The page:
Thursday, September 02, 2010

When the drams flow smoothly

 By guest blog editor Alester Phillips

Nestled in the heart of Speyside is Josie’s Well, a source of mineral rich water, and a key component of The Glenlivet. I am sure you will all know by now that a name is not just a name when it comes to whisky. The name is meaning, it is history, and as Chivas Brothers International Brand Ambassador, Alex Robertson is keen to point out, provenance – that thing that defines the origins of a whisky. The Glenlivet is not just a name, “Livet” means “Smooth Flowing One” – and that is definitely not just a name when presented with a range to sample from The Glen of the Smooth Flowing One.
Alex and Chivas Brothers don’t mess about when they do a tasting - it’s all about presentation. In the upstairs dining room of Metropolitan in Glasgow’s Merchant City we have white table cloths, individual “The Glenlivet Signature” tasting books, and a projector with beautiful images of the distillery and its surroundings, oh and lumps of wood and a slice of a barrel.
Neatly laid out in front of us (for the first half of the tasting) were six glasses each containing the one of the core Glenlivet range – 12yo, 15yo French Oak, 16yo cask strength Nadurra, 18yo, 21yo and 25yo.
The 12 is a good place to start, easy, light, and the 15 French Oak is a hit-or-miss, some like the influence of the a couple of years in Limosin oak, some don’t. Next up was the Nadurra, 53.6% and full of flavour and I know that some people are of the opinion that whiskies should be bottles at full strength as standard. As we worked through the rest of the range, up to the 25 which was rich, smooth, so easy to drink - and what should be expected from a classic Speyside which has been maturing for all that time-   it becomes clear that The Glenlivet signature range is not for everyone, some people love it, others are just unexcited by it.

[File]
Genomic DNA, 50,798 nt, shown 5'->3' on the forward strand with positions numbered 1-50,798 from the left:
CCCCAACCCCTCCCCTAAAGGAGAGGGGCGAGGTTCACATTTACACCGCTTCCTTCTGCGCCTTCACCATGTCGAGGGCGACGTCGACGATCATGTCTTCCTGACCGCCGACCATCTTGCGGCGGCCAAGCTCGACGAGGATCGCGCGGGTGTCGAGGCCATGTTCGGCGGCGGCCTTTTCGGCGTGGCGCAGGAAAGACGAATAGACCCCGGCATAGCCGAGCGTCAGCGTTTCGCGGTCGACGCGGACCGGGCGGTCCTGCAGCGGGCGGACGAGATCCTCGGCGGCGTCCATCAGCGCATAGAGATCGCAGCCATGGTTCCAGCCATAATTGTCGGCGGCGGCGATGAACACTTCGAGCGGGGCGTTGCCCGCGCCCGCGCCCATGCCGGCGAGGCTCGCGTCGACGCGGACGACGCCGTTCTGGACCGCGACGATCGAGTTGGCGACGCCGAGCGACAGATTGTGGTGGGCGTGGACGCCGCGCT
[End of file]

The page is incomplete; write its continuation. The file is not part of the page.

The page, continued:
Part two was the exciting (informal) bit, and even Alex seemed excited that we were about to get our eager paws on some cask samples that are not destined for general consumption.
Laid out at the top table from Alex’s magic bag were eight bottles to which members gravitated, like flies to… a fine Speyside Dram. So, there were Glenlivets – 5yo first fill sherry butt which some thought was a bit like Aberlour A’Bunadh, and should be bottled as standard, it was that tasty. Then there were first fill American casks aged 8, 14, 18 and 21 – the 21yo was seriously good.
There was even a drop of cask strength Miltonduff kicking about and the 17yo Alt A'Bhaine, bottled at 62.8% was really something, and a great dram to finish a grand night.
I'm sure most, if not all who attended will agree that the second half was the real treat, and there were things on the table that we could only wish would find their way into a bottle for a reasonable price!
Naturally, the conversation turned to caramel (as it inevitably does), but there was no drama, just a lot of good drams.

Nice to see Alex again, too. As a founder member of Glasgow's Whisky Club, he set us out on the path we're on now. I hope he's impressed by what he sees.

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